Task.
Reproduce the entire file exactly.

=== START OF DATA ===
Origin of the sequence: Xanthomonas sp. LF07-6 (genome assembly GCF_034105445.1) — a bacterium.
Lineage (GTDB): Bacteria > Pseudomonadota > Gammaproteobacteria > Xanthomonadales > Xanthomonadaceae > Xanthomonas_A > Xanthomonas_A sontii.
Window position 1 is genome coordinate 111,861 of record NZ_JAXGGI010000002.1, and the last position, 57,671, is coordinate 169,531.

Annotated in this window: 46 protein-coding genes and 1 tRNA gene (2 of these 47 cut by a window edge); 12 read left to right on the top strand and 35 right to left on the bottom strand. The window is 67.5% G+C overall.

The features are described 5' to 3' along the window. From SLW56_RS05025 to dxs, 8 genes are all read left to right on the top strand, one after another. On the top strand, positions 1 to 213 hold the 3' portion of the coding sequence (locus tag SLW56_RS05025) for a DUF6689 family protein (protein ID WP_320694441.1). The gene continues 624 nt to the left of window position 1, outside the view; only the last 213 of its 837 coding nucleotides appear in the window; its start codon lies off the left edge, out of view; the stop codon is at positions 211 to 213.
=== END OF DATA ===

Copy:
Origin of the sequence: Xanthomonas sp. LF07-6 (genome assembly GCF_034105445.1) — a bacterium.
Lineage (GTDB): Bacteria > Pseudomonadota > Gammaproteobacteria > Xanthomonadales > Xanthomonadaceae > Xanthomonas_A > Xanthomonas_A sontii.
Window position 1 is genome coordinate 111,861 of record NZ_JAXGGI010000002.1, and the last position, 57,671, is coordinate 169,531.

Annotated in this window: 46 protein-coding genes and 1 tRNA gene (2 of these 47 cut by a window edge); 12 read left to right on the top strand and 35 right to left on the bottom strand. The window is 67.5% G+C overall.

The features are described 5' to 3' along the window. From SLW56_RS05025 to dxs, 8 genes are all read left to right on the top strand, one after another. On the top strand, positions 1 to 213 hold the 3' portion of the coding sequence (locus tag SLW56_RS05025) for a DUF6689 family protein (protein ID WP_320694441.1). The gene continues 624 nt to the left of window position 1, outside the view; only the last 213 of its 837 coding nucleotides appear in the window; its start codon lies off the left edge, out of view; the stop codon is at positions 211 to 213.